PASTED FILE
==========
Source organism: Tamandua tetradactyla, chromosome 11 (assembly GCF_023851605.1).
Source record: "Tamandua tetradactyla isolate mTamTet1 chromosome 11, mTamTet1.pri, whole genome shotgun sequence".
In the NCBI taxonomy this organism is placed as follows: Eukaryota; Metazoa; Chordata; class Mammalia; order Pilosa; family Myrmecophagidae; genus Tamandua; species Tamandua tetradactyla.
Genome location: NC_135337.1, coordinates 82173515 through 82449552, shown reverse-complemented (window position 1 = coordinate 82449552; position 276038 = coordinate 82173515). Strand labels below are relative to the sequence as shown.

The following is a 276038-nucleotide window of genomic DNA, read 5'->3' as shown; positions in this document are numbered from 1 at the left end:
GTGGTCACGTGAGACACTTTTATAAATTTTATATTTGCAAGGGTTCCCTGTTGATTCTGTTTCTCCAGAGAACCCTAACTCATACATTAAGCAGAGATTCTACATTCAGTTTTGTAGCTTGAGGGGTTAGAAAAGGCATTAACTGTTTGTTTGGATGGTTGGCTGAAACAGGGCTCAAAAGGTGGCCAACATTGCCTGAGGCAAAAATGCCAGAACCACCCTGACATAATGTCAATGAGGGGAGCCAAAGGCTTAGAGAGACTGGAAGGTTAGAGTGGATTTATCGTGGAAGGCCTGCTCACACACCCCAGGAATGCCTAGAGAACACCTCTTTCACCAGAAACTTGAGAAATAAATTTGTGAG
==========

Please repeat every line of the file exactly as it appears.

Source organism: Tamandua tetradactyla, chromosome 11 (assembly GCF_023851605.1).
Source record: "Tamandua tetradactyla isolate mTamTet1 chromosome 11, mTamTet1.pri, whole genome shotgun sequence".
In the NCBI taxonomy this organism is placed as follows: Eukaryota; Metazoa; Chordata; class Mammalia; order Pilosa; family Myrmecophagidae; genus Tamandua; species Tamandua tetradactyla.
Genome location: NC_135337.1, coordinates 82173515 through 82449552, shown reverse-complemented (window position 1 = coordinate 82449552; position 276038 = coordinate 82173515). Strand labels below are relative to the sequence as shown.

The following is a 276038-nucleotide window of genomic DNA, read 5'->3' as shown; positions in this document are numbered from 1 at the left end:
GTGGTCACGTGAGACACTTTTATAAATTTTATATTTGCAAGGGTTCCCTGTTGATTCTGTTTCTCCAGAGAACCCTAACTCATACATTAAGCAGAGATTCTACATTCAGTTTTGTAGCTTGAGGGGTTAGAAAAGGCATTAACTGTTTGTTTGGATGGTTGGCTGAAACAGGGCTCAAAAGGTGGCCAACATTGCCTGAGGCAAAAATGCCAGAACCACCCTGACATAATGTCAATGAGGGGAGCCAAAGGCTTAGAGAGACTGGAAGGTTAGAGTGGATTTATCGTGGAAGGCCTGCTCACACACCCCAGGAATGCCTAGAGAACACCTCTTTCACCAGAAACTTGAGAAATAAATTTGTGAG